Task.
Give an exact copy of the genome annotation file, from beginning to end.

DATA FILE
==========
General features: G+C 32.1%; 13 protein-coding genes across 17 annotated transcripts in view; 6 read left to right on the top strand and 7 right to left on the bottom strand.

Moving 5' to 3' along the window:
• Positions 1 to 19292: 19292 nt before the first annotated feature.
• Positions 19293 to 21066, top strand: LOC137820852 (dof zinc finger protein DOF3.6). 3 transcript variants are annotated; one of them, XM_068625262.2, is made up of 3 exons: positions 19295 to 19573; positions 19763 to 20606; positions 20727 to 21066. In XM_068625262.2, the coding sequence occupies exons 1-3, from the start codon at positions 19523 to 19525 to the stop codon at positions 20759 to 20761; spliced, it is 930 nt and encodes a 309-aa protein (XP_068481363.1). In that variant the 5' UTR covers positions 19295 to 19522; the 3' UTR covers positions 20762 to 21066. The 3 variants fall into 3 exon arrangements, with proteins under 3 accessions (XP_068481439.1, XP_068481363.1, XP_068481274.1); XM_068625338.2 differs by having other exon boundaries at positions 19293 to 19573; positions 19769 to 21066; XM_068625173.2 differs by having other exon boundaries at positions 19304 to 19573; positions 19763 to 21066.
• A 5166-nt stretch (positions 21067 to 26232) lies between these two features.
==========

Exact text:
General features: G+C 32.1%; 13 protein-coding genes across 17 annotated transcripts in view; 6 read left to right on the top strand and 7 right to left on the bottom strand.

Moving 5' to 3' along the window:
• Positions 1 to 19292: 19292 nt before the first annotated feature.
• Positions 19293 to 21066, top strand: LOC137820852 (dof zinc finger protein DOF3.6). 3 transcript variants are annotated; one of them, XM_068625262.2, is made up of 3 exons: positions 19295 to 19573; positions 19763 to 20606; positions 20727 to 21066. In XM_068625262.2, the coding sequence occupies exons 1-3, from the start codon at positions 19523 to 19525 to the stop codon at positions 20759 to 20761; spliced, it is 930 nt and encodes a 309-aa protein (XP_068481363.1). In that variant the 5' UTR covers positions 19295 to 19522; the 3' UTR covers positions 20762 to 21066. The 3 variants fall into 3 exon arrangements, with proteins under 3 accessions (XP_068481439.1, XP_068481363.1, XP_068481274.1); XM_068625338.2 differs by having other exon boundaries at positions 19293 to 19573; positions 19769 to 21066; XM_068625173.2 differs by having other exon boundaries at positions 19304 to 19573; positions 19763 to 21066.
• A 5166-nt stretch (positions 21067 to 26232) lies between these two features.